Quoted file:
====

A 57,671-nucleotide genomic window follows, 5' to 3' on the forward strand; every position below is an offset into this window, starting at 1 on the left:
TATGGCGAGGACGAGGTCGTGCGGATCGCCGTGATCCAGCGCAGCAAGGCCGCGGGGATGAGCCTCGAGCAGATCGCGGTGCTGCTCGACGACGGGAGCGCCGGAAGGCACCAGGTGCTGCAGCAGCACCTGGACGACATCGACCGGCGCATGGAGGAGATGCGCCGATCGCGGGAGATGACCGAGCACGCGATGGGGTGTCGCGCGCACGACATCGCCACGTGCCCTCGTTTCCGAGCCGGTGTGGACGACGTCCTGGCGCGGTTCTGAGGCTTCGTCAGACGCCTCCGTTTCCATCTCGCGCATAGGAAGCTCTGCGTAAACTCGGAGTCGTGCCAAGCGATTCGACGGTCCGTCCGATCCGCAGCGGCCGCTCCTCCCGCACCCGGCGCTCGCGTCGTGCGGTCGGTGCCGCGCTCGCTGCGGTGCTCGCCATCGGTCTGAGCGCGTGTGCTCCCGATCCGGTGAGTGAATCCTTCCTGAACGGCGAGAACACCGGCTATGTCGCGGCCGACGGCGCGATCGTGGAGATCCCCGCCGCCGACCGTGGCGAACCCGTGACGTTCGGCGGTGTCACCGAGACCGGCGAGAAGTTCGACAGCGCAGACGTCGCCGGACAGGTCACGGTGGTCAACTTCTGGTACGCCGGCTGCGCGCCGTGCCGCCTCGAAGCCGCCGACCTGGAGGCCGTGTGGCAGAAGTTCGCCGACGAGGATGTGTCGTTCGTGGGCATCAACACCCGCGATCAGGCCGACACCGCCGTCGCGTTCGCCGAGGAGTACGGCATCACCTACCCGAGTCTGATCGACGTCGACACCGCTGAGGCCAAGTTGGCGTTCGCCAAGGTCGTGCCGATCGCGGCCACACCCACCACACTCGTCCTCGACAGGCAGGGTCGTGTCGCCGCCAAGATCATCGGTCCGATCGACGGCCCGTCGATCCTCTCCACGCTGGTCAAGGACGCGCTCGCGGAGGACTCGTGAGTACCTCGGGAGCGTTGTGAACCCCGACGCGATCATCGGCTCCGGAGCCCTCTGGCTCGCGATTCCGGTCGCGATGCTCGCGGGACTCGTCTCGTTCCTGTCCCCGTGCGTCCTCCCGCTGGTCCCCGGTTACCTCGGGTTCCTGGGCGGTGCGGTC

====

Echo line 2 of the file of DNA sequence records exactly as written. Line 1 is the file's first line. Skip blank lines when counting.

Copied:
TATGGCGAGGACGAGGTCGTGCGGATCGCCGTGATCCAGCGCAGCAAGGCCGCGGGGATGAGCCTCGAGCAGATCGCGGTGCTGCTCGACGACGGGAGCGCCGGAAGGCACCAGGTGCTGCAGCAGCACCTGGACGACATCGACCGGCGCATGGAGGAGATGCGCCGATCGCGGGAGATGACCGAGCACGCGATGGGGTGTCGCGCGCACGACATCGCCACGTGCCCTCGTTTCCGAGCCGGTGTGGACGACGTCCTGGCGCGGTTCTGAGGCTTCGTCAGACGCCTCCGTTTCCATCTCGCGCATAGGAAGCTCTGCGTAAACTCGGAGTCGTGCCAAGCGATTCGACGGTCCGTCCGATCCGCAGCGGCCGCTCCTCCCGCACCCGGCGCTCGCGTCGTGCGGTCGGTGCCGCGCTCGCTGCGGTGCTCGCCATCGGTCTGAGCGCGTGTGCTCCCGATCCGGTGAGTGAATCCTTCCTGAACGGCGAGAACACCGGCTATGTCGCGGCCGACGGCGCGATCGTGGAGATCCCCGCCGCCGACCGTGGCGAACCCGTGACGTTCGGCGGTGTCACCGAGACCGGCGAGAAGTTCGACAGCGCAGACGTCGCCGGACAGGTCACGGTGGTCAACTTCTGGTACGCCGGCTGCGCGCCGTGCCGCCTCGAAGCCGCCGACCTGGAGGCCGTGTGGCAGAAGTTCGCCGACGAGGATGTGTCGTTCGTGGGCATCAACACCCGCGATCAGGCCGACACCGCCGTCGCGTTCGCCGAGGAGTACGGCATCACCTACCCGAGTCTGATCGACGTCGACACCGCTGAGGCCAAGTTGGCGTTCGCCAAGGTCGTGCCGATCGCGGCCACACCCACCACACTCGTCCTCGACAGGCAGGGTCGTGTCGCCGCCAAGATCATCGGTCCGATCGACGGCCCGTCGATCCTCTCCACGCTGGTCAAGGACGCGCTCGCGGAGGACTCGTGAGTACCTCGGGAGCGTTGTGAACCCCGACGCGATCATCGGCTCCGGAGCCCTCTGGCTCGCGATTCCGGTCGCGATGCTCGCGGGACTCGTCTCGTTCCTGTCCCCGTGCGTCCTCCCGCTGGTCCCCGGTTACCTCGGGTTCCTGGGCGGTGCGGTC